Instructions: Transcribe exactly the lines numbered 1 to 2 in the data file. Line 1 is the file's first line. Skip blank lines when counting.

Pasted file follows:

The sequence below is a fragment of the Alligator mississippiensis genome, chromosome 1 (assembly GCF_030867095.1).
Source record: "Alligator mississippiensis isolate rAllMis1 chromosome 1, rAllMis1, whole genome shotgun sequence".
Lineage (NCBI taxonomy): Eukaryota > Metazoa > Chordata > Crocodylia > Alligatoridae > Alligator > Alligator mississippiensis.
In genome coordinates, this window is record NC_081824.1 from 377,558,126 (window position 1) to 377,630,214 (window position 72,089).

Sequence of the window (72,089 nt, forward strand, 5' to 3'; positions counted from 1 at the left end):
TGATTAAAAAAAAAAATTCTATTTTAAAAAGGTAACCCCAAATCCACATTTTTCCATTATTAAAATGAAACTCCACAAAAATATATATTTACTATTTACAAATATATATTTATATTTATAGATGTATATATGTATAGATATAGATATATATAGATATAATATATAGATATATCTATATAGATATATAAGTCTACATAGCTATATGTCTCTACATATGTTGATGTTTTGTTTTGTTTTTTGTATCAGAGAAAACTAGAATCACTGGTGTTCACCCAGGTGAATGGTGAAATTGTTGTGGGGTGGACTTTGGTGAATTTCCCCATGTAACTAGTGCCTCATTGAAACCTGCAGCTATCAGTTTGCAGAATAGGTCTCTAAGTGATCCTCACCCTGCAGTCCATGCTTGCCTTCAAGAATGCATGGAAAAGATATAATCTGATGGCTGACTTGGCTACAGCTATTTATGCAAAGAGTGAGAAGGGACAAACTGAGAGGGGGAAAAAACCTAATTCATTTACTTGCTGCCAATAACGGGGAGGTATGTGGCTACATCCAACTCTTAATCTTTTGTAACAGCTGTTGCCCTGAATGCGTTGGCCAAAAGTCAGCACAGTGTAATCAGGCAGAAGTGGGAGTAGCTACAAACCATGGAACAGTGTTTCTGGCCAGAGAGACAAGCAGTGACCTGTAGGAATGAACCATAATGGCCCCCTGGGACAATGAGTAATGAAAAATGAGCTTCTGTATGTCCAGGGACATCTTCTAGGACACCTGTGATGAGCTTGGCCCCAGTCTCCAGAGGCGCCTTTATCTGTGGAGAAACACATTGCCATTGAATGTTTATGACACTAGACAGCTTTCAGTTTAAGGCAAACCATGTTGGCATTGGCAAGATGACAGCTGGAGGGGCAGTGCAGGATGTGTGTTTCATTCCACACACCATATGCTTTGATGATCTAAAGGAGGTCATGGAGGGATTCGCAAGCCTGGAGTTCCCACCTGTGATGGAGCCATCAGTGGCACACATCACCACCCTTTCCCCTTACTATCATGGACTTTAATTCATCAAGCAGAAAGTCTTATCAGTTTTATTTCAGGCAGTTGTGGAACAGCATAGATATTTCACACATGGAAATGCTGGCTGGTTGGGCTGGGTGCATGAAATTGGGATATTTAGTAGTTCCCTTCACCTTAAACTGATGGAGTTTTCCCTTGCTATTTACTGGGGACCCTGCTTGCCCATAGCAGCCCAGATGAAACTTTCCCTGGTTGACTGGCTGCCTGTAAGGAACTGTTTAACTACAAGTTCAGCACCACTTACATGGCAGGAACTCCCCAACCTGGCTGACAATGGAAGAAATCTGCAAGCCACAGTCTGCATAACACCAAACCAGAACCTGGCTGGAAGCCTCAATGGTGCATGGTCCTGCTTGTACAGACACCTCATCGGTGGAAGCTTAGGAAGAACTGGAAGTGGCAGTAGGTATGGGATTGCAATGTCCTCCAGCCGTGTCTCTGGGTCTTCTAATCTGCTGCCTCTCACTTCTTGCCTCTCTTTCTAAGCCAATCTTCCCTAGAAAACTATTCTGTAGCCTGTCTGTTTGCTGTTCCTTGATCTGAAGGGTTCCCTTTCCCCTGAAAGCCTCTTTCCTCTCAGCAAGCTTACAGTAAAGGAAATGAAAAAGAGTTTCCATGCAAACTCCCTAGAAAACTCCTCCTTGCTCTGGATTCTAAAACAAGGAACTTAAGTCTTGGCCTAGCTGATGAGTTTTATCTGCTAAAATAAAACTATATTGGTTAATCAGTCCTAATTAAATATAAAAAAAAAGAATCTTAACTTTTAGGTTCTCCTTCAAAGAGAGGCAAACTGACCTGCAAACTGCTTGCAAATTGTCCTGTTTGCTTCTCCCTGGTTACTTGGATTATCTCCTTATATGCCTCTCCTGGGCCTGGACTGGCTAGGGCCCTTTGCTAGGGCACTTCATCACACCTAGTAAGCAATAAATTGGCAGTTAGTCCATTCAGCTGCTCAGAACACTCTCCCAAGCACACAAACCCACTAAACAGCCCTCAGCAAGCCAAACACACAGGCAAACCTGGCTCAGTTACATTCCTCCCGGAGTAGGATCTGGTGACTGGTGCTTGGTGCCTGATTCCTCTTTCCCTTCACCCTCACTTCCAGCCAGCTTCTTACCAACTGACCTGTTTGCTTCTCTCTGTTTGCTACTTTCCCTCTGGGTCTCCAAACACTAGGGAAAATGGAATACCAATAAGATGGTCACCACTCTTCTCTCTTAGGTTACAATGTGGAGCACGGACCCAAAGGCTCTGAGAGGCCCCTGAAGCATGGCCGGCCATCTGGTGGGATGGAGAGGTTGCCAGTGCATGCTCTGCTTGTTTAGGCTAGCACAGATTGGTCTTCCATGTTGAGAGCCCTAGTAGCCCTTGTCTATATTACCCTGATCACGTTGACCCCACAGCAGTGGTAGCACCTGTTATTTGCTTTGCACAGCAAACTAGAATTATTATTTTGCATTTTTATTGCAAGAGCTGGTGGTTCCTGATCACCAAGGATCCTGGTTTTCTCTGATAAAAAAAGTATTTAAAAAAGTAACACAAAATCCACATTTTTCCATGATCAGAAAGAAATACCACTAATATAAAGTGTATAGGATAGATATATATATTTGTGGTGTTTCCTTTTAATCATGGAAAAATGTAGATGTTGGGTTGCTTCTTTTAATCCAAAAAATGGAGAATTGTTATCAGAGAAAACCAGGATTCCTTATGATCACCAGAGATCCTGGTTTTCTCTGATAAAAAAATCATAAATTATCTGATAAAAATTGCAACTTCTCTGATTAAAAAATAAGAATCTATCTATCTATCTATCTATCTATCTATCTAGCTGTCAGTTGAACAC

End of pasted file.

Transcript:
The sequence below is a fragment of the Alligator mississippiensis genome, chromosome 1 (assembly GCF_030867095.1).
Source record: "Alligator mississippiensis isolate rAllMis1 chromosome 1, rAllMis1, whole genome shotgun sequence".